Startup #1: How I made a whopping $50 online

I had no idea where to start when I launched my 24 startups in 2024 challenge.

But I did remember the confidence I got from starting a cleaning business last year when I needed money to pay the bills between jobs.

The experience gave me confidence because I proved to myself that, if I lost my job tomorrow, I could earn money in less than a week, and replace my income soon afterwards.

The major downside of the cleaning business was that I didn’t enjoy cleaning.

At the time, that was a secondary consideration, because I was happy to take it on the chin in order to achieve the goal of earning money quickly.

That’s no longer the case, though. I’ve got a full-time job that I enjoy. There’s no urgency to earn money. Which means I can shift my focus to launching startups that I enjoy.

At the same time, I wanted to begin the challenge with something relatively easy so I could come out of the blocks swinging.

So I asked myself: “what has the speed and predictability of a cleaning business, but that I would enjoy, and met my other criteria?”

The answer that came to me was to offer a process automation service on Upwork.

It ticks the speed box. Most clients want a freelancer to respond and start the gig in a few days or so.

It ticks the predictability box. I could easily measure how many jobs I’d need to apply to land one. I could measure the time and money I’d need to invest and how much money I’d make as a result of that.

It ticked the enjoyment box – it was definitely more appealing than cleaning.

The manual process I followed to launch an automated process service

There are some downsides to Upwork that make it difficult to get going:

1) There are a LOT of freelancer’s. In some cases, dozens of freelancer’s competing for one gig.

2) You pay to apply. You use “connects” for each application. It costs money to buy new connects. In effect, you pay-per-lead. A riskier model for freelancers than pay-per-client/gig.

3) Freelancers with a job success score, testimonials, and Upwork case studies are much more likely to be interviewed and hired.

The combination of these three factors makes it difficult – and potentially relatively expensive – to start from scratch as a freelancer on Upwork.

So the first thing I did was focus on presenting as much proof as I could.

Step 1: Get proof

I had experience building automated processes for my own business – a private healthcare clinic – and I could demonstrate the transformation from state A to state B that the automation delivered.

I also had a story to tell about how automating processes for the clinic improved my quality of life and that of my family by giving us back hours of time every week.

So I recorded my screen and demonstrated some of these processes and the results they helped create (like an increase in revenue). Here are a few examples:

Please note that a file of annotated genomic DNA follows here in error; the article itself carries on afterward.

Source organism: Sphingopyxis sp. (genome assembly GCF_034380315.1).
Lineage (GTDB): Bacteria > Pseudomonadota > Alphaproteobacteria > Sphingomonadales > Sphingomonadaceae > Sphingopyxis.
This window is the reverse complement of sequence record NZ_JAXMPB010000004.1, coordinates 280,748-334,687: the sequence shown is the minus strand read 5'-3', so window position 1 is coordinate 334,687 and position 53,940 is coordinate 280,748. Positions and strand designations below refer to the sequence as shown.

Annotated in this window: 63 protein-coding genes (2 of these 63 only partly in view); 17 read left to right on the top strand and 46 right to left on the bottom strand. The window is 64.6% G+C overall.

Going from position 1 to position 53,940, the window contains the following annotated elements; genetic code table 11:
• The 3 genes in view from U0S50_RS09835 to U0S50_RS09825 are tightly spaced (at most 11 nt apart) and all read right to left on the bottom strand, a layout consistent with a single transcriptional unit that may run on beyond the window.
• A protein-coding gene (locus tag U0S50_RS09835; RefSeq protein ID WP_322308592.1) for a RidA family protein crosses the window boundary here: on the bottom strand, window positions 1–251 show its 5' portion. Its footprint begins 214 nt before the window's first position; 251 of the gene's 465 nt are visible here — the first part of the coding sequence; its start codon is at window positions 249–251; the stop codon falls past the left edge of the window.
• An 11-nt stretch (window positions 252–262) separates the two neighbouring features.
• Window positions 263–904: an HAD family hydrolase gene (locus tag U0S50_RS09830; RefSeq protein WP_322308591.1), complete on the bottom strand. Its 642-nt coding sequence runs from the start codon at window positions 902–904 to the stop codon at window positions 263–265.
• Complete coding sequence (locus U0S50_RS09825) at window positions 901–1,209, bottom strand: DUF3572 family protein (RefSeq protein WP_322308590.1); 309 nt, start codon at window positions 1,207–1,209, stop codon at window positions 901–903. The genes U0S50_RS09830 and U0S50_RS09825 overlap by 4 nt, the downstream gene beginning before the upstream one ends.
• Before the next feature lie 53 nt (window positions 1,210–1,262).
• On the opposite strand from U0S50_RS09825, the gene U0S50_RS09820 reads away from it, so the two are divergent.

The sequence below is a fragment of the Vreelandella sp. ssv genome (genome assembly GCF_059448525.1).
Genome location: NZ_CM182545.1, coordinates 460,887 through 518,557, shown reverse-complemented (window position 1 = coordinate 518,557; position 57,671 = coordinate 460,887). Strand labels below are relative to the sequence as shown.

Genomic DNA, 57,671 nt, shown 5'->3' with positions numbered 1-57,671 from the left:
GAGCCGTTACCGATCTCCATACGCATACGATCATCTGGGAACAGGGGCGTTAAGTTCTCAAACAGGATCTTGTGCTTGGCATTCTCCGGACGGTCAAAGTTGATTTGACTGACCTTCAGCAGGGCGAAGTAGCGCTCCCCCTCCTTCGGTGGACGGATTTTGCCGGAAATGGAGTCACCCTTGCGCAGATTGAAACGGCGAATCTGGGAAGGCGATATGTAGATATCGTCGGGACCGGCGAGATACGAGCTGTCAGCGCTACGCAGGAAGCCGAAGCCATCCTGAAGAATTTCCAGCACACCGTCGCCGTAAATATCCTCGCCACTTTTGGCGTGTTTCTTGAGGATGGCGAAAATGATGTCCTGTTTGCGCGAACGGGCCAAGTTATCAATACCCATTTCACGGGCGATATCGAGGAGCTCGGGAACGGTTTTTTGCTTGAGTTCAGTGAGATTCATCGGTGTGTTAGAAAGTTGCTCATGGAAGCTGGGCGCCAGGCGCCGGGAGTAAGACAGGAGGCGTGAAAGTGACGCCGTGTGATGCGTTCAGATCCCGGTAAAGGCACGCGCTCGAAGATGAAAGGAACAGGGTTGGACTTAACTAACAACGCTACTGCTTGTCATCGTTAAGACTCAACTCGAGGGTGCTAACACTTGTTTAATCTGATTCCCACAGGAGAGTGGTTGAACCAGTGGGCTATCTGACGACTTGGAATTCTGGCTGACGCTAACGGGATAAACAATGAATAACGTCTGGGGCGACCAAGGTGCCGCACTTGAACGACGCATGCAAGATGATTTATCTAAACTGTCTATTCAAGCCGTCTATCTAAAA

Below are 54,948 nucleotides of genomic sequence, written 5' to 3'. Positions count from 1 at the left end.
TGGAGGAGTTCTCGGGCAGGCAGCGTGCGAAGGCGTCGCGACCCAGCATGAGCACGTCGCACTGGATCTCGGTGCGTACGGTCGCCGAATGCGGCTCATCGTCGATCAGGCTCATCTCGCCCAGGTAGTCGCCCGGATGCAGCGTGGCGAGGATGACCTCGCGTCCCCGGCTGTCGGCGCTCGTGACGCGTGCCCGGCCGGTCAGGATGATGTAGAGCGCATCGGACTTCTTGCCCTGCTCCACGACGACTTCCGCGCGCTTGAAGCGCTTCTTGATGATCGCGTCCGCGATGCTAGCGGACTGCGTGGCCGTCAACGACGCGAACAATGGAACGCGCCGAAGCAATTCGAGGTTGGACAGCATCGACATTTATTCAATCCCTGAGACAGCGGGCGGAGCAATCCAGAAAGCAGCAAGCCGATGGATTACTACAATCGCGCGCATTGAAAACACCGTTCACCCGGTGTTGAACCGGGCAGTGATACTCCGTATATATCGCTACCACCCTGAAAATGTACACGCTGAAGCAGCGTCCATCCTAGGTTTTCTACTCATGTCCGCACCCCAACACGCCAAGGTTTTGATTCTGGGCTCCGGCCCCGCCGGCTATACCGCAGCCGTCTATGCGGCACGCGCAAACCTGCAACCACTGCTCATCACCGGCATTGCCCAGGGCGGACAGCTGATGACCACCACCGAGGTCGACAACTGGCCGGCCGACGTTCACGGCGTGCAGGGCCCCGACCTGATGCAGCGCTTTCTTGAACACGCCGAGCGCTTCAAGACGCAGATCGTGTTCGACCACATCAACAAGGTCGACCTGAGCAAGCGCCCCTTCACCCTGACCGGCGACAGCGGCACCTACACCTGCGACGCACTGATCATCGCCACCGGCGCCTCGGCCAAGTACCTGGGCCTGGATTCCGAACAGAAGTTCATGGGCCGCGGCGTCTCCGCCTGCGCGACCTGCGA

Step 2: Develop a unique selling proposition

Most freelancers in the automation space talk about the tools they know (Zapier, Make, Hubspot, etc.) and focus on their technical ability. I knew I couldn’t compete with that. I’m not a developer. But what I could offer was a business-owners perspective and function as a consultant.

Another angle, that I learnt from Sean O’Dowd and Kenny Alami in the Small Bets community: offer speed. Apply for jobs as quickly as you can after they’re advertised. Respond to messages rapidly. Get started immediately. Do the work quickly and well. Sean and Kenny taught me that a good way to compete with experienced Upwork freelancers from a standing start is to focus on doing small gigs that you can complete rapidly. Not only is this what the majority of clients want from small jobs but it also quickly leads to a job success score and testimonials, which bridges the gap with others, and leads to more and better gigs in the future.

My USP was a hybrid of these two ideas. From my profile:

“I automate business processes.

Marketing, sales, and operational.

Rapdily.

Using any software.

To save you time and money.”

I can thing of a dozen ways to improve that, with hindsight, but it was a decent place to start.

Step 3: Apply and interview for gigs

With a profile in place, I then found a search term that reliably returned jobs I could apply for. With Kenny’s advice, I filtered them to clients with verified payment, a fixed price of less than $100, and a few criteria. Then I saved the search and created a Zap to send all of these jobs to a pipeline in Workflowy (eating my own dog food). Then, for an hour every morning, I applied for the jobs that I was most likely to get, which was those that I had direct experience. After a week or so, I landed my first gig: a consultation with a behavioural health company. We skipped the interview and went straight to the consultation after a brief messenger chat on Upwork.